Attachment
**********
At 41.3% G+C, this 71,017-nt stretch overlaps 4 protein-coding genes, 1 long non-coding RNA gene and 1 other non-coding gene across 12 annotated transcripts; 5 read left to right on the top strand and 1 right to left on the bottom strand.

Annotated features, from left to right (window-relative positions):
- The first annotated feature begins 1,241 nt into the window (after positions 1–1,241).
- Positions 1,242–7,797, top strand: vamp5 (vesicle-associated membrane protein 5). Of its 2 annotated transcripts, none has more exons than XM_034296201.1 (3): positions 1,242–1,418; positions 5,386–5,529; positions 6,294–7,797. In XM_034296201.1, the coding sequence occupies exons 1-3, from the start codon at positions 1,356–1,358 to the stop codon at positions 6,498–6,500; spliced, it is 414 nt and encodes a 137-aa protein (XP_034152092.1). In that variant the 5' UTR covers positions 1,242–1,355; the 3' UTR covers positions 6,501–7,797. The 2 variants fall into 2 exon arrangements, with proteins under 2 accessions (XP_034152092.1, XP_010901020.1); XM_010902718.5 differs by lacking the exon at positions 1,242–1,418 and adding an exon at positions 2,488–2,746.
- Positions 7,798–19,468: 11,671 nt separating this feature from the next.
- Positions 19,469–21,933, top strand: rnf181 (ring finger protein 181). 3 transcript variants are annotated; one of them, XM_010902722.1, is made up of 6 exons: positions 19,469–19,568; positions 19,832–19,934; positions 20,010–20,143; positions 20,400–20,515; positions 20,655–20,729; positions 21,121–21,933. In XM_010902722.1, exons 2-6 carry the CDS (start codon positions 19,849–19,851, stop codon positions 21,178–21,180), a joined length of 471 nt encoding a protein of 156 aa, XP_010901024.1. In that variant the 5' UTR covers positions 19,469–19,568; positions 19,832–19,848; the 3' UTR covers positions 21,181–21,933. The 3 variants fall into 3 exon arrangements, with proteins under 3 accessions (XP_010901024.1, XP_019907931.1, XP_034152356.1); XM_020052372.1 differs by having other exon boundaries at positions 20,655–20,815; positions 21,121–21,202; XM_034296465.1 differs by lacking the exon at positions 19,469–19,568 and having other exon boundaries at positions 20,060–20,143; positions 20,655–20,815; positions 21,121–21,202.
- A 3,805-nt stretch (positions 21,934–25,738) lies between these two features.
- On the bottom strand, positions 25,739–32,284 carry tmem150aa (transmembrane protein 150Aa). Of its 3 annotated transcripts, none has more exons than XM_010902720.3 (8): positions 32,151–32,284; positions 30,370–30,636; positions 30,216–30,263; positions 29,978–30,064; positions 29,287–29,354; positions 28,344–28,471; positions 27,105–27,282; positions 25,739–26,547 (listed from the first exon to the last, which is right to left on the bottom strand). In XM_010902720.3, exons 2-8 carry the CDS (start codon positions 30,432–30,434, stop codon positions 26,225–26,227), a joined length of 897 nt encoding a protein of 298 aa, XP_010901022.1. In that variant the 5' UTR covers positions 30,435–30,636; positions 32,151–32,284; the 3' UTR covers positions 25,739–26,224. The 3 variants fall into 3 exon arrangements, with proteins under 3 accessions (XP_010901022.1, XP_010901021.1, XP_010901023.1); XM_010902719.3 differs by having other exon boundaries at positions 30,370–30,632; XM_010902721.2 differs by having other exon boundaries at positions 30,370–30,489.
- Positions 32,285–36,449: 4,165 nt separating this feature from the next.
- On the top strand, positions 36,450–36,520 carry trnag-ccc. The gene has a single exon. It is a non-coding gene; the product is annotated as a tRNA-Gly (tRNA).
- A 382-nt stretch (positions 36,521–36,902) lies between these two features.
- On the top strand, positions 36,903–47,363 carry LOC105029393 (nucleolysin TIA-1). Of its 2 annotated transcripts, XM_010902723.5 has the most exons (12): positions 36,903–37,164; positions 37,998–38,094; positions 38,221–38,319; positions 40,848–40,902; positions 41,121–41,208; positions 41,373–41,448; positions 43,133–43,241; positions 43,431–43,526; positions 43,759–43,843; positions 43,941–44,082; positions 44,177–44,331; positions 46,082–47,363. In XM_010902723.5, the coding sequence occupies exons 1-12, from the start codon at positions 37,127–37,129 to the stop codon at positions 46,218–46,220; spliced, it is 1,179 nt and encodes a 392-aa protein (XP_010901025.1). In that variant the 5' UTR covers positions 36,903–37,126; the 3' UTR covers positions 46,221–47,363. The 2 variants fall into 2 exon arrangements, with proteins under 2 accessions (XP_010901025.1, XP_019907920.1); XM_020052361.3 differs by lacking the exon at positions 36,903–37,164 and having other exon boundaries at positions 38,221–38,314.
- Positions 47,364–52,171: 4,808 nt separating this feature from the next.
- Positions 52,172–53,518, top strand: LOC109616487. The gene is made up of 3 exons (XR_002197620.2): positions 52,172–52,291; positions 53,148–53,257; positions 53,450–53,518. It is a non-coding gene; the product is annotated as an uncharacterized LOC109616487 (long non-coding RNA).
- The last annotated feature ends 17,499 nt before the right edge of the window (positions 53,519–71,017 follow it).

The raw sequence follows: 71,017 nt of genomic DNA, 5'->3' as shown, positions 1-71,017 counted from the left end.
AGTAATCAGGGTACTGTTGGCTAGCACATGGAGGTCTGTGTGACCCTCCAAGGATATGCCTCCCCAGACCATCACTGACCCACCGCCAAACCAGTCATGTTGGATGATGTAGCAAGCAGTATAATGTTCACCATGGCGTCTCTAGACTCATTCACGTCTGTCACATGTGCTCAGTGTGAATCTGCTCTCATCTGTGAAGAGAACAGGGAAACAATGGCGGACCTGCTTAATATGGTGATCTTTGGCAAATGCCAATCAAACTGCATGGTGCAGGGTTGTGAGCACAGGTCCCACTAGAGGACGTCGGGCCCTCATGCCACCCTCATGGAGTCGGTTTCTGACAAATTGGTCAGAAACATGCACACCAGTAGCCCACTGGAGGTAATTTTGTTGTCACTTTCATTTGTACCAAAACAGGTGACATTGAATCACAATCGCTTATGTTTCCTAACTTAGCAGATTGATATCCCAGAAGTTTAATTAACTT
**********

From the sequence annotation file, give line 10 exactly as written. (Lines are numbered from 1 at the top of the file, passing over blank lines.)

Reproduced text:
- On the top strand, positions 36,450–36,520 carry trnag-ccc. The gene has a single exon. It is a non-coding gene; the product is annotated as a tRNA-Gly (tRNA).